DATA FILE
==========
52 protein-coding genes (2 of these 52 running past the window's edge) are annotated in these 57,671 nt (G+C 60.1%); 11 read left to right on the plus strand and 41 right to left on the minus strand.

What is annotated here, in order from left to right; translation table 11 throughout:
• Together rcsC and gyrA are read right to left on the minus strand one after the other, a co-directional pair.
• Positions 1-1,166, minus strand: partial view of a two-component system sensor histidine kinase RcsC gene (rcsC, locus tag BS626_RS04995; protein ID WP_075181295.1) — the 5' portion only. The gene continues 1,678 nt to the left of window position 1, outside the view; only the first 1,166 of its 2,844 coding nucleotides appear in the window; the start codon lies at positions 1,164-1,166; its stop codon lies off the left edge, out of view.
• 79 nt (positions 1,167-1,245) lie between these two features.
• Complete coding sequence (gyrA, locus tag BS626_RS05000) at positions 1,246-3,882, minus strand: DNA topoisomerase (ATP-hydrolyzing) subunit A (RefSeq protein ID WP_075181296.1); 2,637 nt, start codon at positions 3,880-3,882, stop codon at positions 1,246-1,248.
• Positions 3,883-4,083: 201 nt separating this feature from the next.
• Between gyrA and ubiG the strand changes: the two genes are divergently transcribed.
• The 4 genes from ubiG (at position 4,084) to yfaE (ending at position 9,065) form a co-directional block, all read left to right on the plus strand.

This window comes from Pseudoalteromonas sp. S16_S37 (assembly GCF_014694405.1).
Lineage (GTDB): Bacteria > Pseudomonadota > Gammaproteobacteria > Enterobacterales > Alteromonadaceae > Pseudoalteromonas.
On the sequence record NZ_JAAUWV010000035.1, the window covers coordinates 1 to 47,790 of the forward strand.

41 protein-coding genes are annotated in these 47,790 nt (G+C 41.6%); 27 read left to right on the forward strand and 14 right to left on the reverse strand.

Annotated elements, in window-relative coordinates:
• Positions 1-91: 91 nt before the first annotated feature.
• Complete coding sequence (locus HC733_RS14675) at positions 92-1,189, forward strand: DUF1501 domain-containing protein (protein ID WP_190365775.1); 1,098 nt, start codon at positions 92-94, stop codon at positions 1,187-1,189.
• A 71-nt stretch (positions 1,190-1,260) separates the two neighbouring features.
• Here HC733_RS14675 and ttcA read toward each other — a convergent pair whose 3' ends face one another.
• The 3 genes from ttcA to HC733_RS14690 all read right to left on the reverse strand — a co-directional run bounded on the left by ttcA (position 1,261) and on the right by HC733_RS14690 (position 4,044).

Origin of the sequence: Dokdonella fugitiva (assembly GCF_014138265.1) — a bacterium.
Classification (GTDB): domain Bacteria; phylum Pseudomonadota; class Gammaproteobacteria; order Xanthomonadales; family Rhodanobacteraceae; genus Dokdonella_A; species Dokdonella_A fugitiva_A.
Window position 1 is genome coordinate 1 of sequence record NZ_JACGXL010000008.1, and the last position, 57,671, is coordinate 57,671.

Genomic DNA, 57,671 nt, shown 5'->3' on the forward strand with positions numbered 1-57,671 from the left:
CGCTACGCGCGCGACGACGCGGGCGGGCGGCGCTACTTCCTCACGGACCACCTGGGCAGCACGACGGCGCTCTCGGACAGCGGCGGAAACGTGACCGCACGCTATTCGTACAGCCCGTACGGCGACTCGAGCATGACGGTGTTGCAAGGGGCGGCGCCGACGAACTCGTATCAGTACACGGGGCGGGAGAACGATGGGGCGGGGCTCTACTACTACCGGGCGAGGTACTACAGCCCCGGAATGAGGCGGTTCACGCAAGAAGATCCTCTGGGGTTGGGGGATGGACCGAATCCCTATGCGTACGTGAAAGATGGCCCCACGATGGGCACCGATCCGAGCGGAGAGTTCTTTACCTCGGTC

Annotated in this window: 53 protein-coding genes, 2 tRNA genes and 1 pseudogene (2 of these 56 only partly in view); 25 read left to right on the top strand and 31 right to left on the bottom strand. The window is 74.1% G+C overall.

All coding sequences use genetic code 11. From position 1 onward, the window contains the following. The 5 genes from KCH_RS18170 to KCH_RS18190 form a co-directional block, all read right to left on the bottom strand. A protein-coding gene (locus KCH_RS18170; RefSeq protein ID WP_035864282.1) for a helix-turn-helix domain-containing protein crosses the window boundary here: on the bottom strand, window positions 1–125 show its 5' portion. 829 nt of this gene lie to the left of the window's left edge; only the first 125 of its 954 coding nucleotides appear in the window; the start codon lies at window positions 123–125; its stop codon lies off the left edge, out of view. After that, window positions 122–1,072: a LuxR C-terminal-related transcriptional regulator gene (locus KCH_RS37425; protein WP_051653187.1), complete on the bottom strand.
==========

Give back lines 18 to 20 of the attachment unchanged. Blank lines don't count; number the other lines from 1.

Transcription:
• Here HC733_RS14675 and ttcA read toward each other — a convergent pair whose 3' ends face one another.
• The 3 genes from ttcA to HC733_RS14690 all read right to left on the reverse strand — a co-directional run bounded on the left by ttcA (position 1,261) and on the right by HC733_RS14690 (position 4,044).

Origin of the sequence: Dokdonella fugitiva (assembly GCF_014138265.1) — a bacterium.